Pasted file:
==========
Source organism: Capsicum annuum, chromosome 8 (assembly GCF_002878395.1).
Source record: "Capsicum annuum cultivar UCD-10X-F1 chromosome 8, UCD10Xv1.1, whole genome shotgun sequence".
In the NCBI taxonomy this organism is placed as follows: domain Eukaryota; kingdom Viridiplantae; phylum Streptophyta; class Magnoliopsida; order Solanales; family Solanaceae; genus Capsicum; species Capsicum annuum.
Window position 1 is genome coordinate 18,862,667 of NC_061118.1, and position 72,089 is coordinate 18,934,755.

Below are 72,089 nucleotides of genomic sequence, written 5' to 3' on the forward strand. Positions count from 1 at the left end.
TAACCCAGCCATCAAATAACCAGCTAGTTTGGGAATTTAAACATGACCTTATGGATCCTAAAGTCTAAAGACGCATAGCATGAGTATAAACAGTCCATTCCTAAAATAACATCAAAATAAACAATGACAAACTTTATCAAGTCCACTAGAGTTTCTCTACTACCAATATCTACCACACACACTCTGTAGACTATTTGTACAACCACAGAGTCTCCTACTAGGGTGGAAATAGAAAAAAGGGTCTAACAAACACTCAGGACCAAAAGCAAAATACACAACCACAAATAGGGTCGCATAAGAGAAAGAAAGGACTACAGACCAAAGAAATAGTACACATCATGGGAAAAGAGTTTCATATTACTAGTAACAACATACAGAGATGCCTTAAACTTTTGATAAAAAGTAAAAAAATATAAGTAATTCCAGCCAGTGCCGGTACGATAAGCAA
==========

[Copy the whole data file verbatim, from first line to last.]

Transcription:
Source organism: Capsicum annuum, chromosome 8 (assembly GCF_002878395.1).
Source record: "Capsicum annuum cultivar UCD-10X-F1 chromosome 8, UCD10Xv1.1, whole genome shotgun sequence".
In the NCBI taxonomy this organism is placed as follows: domain Eukaryota; kingdom Viridiplantae; phylum Streptophyta; class Magnoliopsida; order Solanales; family Solanaceae; genus Capsicum; species Capsicum annuum.
Window position 1 is genome coordinate 18,862,667 of NC_061118.1, and position 72,089 is coordinate 18,934,755.

Below are 72,089 nucleotides of genomic sequence, written 5' to 3' on the forward strand. Positions count from 1 at the left end.
TAACCCAGCCATCAAATAACCAGCTAGTTTGGGAATTTAAACATGACCTTATGGATCCTAAAGTCTAAAGACGCATAGCATGAGTATAAACAGTCCATTCCTAAAATAACATCAAAATAAACAATGACAAACTTTATCAAGTCCACTAGAGTTTCTCTACTACCAATATCTACCACACACACTCTGTAGACTATTTGTACAACCACAGAGTCTCCTACTAGGGTGGAAATAGAAAAAAGGGTCTAACAAACACTCAGGACCAAAAGCAAAATACACAACCACAAATAGGGTCGCATAAGAGAAAGAAAGGACTACAGACCAAAGAAATAGTACACATCATGGGAAAAGAGTTTCATATTACTAGTAACAACATACAGAGATGCCTTAAACTTTTGATAAAAAGTAAAAAAATATAAGTAATTCCAGCCAGTGCCGGTACGATAAGCAA